Joeri Witteveen (2015). Natural Classification. Metascience 24 (2):275-278.
    Writing a book about ‘natural classification’ is not a natural thing to do these days. As the authors of The Nature of Classification point out, classification as a stand-alone topic—separated from discussions of hypothesis testing, experimentation and concept formation—was all the rage in mid-nineteenth century philosophy of science, but interest has steadily dwindled ever since. In most twentieth century philosophy of science, classification was treated either as a pre-scientific endeavor, or as a product of theory-driven (...)
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  21.  9
    William Goodwin (2013). Structure and Scientific Controversies. Topoi 32 (1):101-110.
    In this paper, I highlight the importance of models and social structure to Kuhn’s conception of science, and then use these elements to sketch a Kuhnian classification of scientific controversies. I show that several important sorts of non-revolutionary scientific disagreements were both identified and analyzed in Structure. Ultimately, I contend that Kuhn’s conception of science supports an approach to scientific controversies that has the potential to both reveal the importantly different sources of scientific disagreements and (...)
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  22.  20
    William Goodwin (2013). Structure and Scientific Controversies. Topoi 32 (1):101-110.
    In this paper, I highlight the importance of models and social structure to Kuhn’s conception of science, and then use these elements to sketch a Kuhnian classification of scientific controversies. I show that several important sorts of non-revolutionary scientific disagreements were both identified and analyzed in Structure. Ultimately, I contend that Kuhn’s conception of science supports an approach to scientific controversies that has the potential to both reveal the importantly different sources of scientific disagreements and (...)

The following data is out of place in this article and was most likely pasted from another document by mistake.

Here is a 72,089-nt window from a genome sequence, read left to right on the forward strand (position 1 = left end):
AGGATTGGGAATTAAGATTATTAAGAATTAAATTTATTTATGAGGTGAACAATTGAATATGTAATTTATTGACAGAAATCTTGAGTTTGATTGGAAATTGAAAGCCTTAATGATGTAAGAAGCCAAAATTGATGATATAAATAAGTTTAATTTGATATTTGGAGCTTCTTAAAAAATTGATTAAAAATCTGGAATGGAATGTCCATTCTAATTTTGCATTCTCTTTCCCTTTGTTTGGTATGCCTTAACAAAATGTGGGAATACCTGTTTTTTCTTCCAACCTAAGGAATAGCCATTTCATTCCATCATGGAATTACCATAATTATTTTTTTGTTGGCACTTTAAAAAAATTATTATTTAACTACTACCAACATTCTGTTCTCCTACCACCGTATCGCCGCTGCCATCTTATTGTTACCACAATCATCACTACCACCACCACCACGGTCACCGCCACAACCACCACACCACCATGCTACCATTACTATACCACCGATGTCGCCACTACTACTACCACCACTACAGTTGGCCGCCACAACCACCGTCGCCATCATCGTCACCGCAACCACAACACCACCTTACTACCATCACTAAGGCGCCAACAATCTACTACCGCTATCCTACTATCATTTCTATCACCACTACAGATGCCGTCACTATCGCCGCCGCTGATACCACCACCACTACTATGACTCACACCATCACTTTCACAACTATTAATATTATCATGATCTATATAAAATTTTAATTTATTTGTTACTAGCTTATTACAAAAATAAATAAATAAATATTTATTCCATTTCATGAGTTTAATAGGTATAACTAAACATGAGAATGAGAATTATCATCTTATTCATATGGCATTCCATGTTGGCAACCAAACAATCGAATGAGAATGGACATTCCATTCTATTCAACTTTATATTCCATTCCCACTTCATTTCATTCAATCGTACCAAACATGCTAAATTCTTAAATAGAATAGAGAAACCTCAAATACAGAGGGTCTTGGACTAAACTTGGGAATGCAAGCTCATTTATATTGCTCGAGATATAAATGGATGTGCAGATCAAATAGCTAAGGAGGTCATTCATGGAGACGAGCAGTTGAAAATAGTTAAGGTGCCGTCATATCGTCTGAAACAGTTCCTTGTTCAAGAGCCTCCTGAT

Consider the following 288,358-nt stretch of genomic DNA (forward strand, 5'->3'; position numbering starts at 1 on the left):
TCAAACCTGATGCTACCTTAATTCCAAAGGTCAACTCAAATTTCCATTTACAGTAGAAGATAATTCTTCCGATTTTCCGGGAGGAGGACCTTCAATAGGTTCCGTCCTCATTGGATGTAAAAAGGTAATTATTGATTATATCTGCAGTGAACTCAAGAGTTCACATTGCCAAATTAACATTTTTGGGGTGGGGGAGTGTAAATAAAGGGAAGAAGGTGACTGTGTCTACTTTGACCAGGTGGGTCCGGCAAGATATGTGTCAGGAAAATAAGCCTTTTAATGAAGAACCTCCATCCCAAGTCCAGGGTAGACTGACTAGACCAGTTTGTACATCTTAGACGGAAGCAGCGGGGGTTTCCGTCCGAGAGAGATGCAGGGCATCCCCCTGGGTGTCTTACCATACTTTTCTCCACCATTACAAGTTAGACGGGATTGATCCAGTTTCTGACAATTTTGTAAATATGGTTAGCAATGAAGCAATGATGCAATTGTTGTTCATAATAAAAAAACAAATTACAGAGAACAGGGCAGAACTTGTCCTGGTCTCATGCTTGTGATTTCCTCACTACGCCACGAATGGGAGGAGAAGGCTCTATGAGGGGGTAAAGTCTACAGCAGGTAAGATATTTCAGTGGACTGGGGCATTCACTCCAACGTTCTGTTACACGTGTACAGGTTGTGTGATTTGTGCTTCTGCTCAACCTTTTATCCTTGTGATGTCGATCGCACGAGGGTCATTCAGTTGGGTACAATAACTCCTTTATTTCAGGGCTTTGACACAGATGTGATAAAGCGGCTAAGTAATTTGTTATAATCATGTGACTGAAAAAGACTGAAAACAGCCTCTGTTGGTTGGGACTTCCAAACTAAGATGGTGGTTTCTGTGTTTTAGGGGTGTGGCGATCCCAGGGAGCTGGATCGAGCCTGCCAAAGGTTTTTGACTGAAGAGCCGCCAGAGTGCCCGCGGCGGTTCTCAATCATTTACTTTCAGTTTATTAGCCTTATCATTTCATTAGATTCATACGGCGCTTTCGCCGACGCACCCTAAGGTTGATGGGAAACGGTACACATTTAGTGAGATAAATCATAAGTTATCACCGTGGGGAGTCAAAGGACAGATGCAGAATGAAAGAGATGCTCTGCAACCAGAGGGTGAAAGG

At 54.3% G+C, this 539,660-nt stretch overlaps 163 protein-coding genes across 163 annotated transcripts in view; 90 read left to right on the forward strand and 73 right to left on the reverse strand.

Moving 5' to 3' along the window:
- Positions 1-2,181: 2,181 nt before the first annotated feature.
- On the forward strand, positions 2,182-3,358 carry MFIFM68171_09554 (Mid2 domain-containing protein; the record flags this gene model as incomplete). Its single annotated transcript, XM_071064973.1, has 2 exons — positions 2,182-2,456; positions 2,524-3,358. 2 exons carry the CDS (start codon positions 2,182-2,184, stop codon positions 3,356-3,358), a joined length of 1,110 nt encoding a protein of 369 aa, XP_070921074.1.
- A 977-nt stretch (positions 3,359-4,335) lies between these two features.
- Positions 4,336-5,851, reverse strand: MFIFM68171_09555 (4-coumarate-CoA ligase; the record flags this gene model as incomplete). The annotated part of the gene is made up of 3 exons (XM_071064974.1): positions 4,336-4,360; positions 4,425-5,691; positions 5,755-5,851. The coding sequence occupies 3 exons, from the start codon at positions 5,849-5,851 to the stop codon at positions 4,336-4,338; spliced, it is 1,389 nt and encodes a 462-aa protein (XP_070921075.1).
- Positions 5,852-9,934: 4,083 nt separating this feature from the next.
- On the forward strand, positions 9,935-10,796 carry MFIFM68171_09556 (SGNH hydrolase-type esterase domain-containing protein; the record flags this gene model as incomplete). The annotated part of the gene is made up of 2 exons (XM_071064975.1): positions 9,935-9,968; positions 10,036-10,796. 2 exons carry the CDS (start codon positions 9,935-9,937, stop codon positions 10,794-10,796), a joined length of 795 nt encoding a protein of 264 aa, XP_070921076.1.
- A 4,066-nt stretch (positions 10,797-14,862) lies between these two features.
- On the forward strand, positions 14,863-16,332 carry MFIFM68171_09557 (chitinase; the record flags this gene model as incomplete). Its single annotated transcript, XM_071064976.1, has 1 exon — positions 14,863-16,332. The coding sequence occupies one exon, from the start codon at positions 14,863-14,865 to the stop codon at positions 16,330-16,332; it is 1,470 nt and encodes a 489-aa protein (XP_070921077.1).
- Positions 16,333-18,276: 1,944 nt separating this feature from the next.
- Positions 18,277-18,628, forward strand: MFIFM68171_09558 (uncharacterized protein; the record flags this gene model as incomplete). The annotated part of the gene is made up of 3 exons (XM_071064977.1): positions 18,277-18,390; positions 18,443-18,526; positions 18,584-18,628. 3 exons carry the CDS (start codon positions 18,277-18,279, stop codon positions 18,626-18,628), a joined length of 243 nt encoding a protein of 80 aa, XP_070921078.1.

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  23.  10
    Ademola K. Braimoh (2002). Integrating Indigenous Knowledge and Soil Science to Develop a National Soil Classification System for Nigeria. Agriculture and Human Values 19 (1):75-80.
    The absence of a national soilclassification system for Nigeria hinderssuccessful agrotechnology transfer inparticular, and agricultural development ingeneral. A discussion of the role of indigenousknowledge in agricultural development showsthat indigenous knowledge of the soil can beintegrated with modern soil science to developa soil classification system for the country.Much as local knowledge is invaluable foradvancing scientific knowledge and vice versa,caution is given against overestimating therole of indigenous knowledge in developmentalactivities. It is important to encourage theproper integration of all knowledge systems (...)
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  24.  3
    Peter Zachar (2010). Defending the Validity of Pragmatism in the Classification of Emotion. Emotion Review 2 (2):113-116.
    I critically analyze Kagan’s claim that in order to advance the science of emotion we should abandon the practice of referring to emotions with common folk psychological names, such as fear and anger. Kagan recommends discovering more homogenous constructs that are segregated by the type of evidence used to infer those constructs. He also argues that variable origins, biological implementations, and psychological and sociocultural contexts may combine to create distinct kinds of emotional states that require distinct names. I acknowledge that (...)
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  25.  26
    Dominic Murphy (2005). Psychiatry in the Scientific Image. MIT Press.